Woman Act is a slightly awkwardly named Kanagawa Prefecture initiative aimed at bringing “women more and more into the main role”.
A worthy cause, we would all agree, in Japan’s acutely patriarchal (and gerontocratic) society.
However, Kanagawa decided to promote the project with a website and front image showing an all-male panel of corporate presidents. Quite a way to contradict yourself.
Given the name and the purpose of the initiative, you might expect to see at least some — or even just one — female face on the first page of the website. Instead, the visitor gets 11 men. One of them is Carlos Ghosn, the French-Lebanese-Brazilian CEO of (Yokohama-based) Nissan, who thus supplies the closest thing the image has to diversity.
“The power of women is the greatest latent force in Japan today,” the website says. Yes, so latent that even this campaign cannot show it.
The men are presented as the “Kanagawa Support Group for Activating Women”, which is certainly a patronizing title if ever there was one.
Kanagawa, with its bevy of influential and exciting places like Yokohama and Kamakura, must have lots of interesting female role models for the organizers to highlight. Surely they could have found some actual women to join this male supporters, as well-intentioned as they likely are.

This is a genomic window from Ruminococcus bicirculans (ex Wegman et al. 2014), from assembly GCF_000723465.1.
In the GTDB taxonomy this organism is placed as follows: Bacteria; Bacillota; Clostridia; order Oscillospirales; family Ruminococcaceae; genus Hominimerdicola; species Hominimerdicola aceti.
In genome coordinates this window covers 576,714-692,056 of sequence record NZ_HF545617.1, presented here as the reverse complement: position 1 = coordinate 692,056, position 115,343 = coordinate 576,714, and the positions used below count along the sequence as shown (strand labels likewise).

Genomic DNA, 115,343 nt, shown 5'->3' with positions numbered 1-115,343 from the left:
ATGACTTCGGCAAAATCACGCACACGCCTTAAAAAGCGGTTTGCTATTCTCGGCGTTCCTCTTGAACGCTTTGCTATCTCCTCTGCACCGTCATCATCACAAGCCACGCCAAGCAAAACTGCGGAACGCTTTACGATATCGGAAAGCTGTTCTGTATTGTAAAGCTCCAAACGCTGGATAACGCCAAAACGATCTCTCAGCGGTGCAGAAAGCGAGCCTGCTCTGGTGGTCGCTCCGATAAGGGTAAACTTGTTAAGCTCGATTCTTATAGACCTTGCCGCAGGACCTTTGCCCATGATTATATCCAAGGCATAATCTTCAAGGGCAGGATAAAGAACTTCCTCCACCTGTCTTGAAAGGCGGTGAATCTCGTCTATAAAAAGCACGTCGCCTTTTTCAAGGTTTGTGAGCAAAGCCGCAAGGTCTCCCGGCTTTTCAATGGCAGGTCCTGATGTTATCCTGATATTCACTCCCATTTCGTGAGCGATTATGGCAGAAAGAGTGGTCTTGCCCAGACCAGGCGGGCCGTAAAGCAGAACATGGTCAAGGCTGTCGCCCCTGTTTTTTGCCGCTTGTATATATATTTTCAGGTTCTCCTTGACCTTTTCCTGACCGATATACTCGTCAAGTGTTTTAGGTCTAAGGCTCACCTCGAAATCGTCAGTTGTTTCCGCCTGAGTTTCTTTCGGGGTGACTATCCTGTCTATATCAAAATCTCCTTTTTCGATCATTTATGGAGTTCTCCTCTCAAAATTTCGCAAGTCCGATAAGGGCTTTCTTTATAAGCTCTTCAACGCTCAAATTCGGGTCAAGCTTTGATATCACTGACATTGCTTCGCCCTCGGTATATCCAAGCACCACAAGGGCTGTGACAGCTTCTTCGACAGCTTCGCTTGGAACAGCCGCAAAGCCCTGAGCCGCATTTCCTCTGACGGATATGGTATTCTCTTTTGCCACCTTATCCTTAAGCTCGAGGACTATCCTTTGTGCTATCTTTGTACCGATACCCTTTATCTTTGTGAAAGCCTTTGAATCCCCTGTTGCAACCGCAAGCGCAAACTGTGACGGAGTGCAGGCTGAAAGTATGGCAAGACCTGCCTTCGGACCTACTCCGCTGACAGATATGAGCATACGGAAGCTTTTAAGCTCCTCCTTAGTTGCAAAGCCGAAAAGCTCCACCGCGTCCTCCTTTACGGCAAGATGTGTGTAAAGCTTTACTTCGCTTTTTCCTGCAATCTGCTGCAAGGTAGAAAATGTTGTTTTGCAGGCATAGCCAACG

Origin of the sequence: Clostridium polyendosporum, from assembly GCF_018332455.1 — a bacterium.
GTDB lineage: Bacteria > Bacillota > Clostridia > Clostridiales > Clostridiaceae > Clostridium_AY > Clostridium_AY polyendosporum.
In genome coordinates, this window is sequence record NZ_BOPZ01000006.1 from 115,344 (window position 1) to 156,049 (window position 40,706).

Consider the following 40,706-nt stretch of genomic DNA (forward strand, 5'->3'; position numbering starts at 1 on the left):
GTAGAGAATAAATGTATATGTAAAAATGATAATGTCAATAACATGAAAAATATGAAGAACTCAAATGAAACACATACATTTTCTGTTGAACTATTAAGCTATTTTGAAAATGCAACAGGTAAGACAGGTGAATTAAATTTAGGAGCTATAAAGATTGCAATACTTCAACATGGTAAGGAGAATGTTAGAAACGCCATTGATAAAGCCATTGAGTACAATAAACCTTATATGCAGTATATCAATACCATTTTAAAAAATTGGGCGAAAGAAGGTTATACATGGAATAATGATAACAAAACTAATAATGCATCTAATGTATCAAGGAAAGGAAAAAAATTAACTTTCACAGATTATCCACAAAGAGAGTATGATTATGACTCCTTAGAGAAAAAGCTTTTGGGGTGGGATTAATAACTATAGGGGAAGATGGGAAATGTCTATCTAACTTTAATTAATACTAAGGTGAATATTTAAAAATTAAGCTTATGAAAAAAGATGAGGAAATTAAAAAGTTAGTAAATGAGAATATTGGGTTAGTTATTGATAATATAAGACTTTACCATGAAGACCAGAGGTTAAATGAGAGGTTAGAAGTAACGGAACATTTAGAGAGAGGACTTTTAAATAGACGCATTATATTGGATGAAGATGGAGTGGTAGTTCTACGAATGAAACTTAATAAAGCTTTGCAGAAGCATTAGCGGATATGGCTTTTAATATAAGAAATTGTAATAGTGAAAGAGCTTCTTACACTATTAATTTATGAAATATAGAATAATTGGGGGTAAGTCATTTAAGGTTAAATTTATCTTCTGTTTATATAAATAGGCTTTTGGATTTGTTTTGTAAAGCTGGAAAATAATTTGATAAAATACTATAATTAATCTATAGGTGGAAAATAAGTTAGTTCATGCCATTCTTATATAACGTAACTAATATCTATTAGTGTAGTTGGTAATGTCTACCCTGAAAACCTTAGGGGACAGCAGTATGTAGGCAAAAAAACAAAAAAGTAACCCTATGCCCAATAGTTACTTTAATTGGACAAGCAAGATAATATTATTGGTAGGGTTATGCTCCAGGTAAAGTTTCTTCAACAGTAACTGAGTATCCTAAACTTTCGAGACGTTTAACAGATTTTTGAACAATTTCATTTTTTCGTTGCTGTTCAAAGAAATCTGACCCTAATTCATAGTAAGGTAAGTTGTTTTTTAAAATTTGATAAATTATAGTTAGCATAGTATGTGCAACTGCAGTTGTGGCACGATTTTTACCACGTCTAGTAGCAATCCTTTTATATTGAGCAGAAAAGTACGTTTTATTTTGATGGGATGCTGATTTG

As Quartz comments, “judging by what the Kanagawa government is offering up, even that may be too ambitious.”
Prime Minister Shinzo Abe has made quite a PR blitz out of his “womenomics” schemes. His National Act Plan to “get women to shine” was meant to involve filling 30% of all management positions with women by 2020. This would, he claimed, help boost the national economy out of the doldrums. This relatively modest target has now been downgraded to a mere 7% by 2021.
Currently just 3.5% of senior government jobs are held by women. Another of Abe’s goals is to increase the female labor participation rate by 5% for women aged 25 to 44. Closing the gender employment gap could seriously boost domestic GDP, but at present 70% of women quit full-time work when they have a child, not least because there is a chronic shortage of childcare facilities in Tokyo and elsewhere, and there are also few financial incentives.
Men are paid 28% more than women on average. Men and women in Japan are also not allowed to retain separate surnames when they marry, despite recent legal challenges.
And while the Crown Prince of Japan only has a daughter, Aiko, she will never ascend the Chrysanthemum Throne. Instead, her younger male cousin will succeed Naruhito.